As well as offering more than 60 hectares of meadows, woodlands and playing fields, Worden Park also includes a range of attractions in its historic grounds.
Situated on the outskirts of Leyland, the park is less than a quarter of a mile from the town centre.
The park has held the Green Flag Award since the scheme began in 1997, the only site north of London to have done so.
8am - 5.30pm in winter through to 10pm in summer
- Free car park (restrictions apply)
- Cycle parking available
- Children's playground
- Model railway (Opening times apply. During Worden Hall refurbishment works, Railway will open only when safe to do so)
- Craft Centre
- Worden Hall
- Historic gardens and hedge maze
- Walled kitchen garden
- Orienteering course
- Mini golf
- Public toilets (20p charge applies)
- Sports pitches
- Woodlands, wildflower meadows and ponds
- Dog wash
Park Improvement Works
Following the completion of Worden Hall, works to improve pathways, landscaping and lighting across the park will get underway from Wednesday 31 May and should last up to 14 weeks.
Full access to all areas of the park, Hall, and businesses, including the Folly Café will be in place throughout the duration of the works, but visitors should expect some diversions to usual pathways while works are being completed.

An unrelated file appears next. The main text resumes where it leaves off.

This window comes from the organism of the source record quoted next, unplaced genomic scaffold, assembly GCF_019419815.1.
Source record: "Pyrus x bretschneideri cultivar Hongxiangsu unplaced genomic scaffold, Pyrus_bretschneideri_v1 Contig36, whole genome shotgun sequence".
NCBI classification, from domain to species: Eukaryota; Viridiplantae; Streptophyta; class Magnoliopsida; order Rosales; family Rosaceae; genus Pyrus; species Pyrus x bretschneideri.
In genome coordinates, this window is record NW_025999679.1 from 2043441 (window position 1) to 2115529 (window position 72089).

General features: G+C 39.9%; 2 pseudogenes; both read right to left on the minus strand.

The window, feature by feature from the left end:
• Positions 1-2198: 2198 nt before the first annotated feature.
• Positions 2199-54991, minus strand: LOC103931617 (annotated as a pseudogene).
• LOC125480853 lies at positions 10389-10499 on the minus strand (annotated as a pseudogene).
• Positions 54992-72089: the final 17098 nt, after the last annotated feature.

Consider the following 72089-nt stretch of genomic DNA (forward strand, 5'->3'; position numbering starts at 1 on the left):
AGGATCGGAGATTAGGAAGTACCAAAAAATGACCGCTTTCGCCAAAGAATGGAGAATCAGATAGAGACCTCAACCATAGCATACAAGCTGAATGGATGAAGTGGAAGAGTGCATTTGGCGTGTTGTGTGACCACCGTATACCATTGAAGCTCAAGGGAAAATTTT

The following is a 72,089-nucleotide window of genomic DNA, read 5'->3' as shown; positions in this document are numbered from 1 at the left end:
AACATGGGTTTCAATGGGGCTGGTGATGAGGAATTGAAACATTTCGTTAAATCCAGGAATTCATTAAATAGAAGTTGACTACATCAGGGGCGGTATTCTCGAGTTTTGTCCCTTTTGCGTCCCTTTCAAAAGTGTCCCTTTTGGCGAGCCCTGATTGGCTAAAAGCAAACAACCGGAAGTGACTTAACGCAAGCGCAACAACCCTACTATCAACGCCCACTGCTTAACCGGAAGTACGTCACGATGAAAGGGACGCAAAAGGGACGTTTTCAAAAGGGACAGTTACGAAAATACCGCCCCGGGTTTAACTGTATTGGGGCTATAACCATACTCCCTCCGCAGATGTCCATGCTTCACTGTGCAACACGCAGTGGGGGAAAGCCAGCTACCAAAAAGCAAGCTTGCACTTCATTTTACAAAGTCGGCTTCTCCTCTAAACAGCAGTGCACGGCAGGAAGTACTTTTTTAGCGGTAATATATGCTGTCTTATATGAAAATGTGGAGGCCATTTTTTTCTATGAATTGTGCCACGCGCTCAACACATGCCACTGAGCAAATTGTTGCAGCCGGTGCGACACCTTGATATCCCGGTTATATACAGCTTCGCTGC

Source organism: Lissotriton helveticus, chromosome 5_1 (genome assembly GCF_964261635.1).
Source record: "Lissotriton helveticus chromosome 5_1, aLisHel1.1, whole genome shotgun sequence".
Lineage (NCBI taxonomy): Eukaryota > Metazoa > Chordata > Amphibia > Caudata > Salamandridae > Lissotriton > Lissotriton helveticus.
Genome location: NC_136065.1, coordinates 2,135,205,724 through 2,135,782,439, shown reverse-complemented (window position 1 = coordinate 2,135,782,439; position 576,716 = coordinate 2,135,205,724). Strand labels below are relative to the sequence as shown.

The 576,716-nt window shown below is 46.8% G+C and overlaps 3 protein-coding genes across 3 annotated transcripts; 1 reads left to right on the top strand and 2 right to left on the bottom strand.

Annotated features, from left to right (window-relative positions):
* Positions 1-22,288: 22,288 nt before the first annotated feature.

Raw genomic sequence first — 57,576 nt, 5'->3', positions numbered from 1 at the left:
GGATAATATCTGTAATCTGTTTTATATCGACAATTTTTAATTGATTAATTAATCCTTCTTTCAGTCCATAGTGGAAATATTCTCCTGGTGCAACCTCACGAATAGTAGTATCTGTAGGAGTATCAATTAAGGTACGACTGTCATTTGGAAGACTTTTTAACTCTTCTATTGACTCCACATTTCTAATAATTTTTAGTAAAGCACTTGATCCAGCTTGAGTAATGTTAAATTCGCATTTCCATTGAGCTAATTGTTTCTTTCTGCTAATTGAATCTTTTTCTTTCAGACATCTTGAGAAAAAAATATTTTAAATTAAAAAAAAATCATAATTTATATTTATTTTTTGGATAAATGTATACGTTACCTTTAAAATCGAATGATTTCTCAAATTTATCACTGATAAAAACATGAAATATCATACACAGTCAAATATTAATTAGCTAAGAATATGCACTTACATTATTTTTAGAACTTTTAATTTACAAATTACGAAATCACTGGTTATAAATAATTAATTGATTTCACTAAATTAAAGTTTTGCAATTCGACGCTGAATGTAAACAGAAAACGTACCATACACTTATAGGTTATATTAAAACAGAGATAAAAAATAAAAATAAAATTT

The works will see:
- Improvements to the surface of the existing paths and drives
- Reduction of conflict between vehicles and pedestrians on the route between the main car park and Worden Hall car parks, providing a pedestrian route to Worden Hall independent from the vehicle route
- New pathway lighting
- New path links between key locations on the park such as the main car park, fishpond and playground
- Reinstatement of paths that once ran through the area south of the formal gardens as part of William Andrews Nesfield's original landscape design for the site
- The removal modern additions that are not an enhancement of the original design, including the removal of the modern rose garden and returning the area to grass and specimen trees.
History of Worden Park
Worden Park was formerly the estate of the Farington Family with records suggesting a house has existed in the centre of the site as far back as 1230. The estate was developed and modernised a number of times through the years with new landscaping and buildings added reflecting the fashions and technological innovations of the time.
The formal gardens and maze in the centre of the park were laid out in the 1850s to the design of notable landscape architect William Andrews Nesfield to replace a previous design. The work to the gardens took place at a similar time to the remodelling of the main house building by architect Anthony Salvin to give it a more modern appearance.
In 1941 a fire broke out in Worden Hall destroying the interior and roof of the main building leaving just the walls standing. These remained standing until 1960 when the deteriorating structure was demolished leaving just the Derby Wing, outbuildings and walled kitchen garden that can be seen today.
The estate was purchased by the then Leyland Urban District Council in 1950 and opened to the public as a park in 1951 as part of the Festival of Britain celebrations. Due the park's historic landscapes and building it is listed Grade II on the Register of Historic Parks and Gardens.
Worden Park address
Worden Lane, Leyland, PR25 3DH.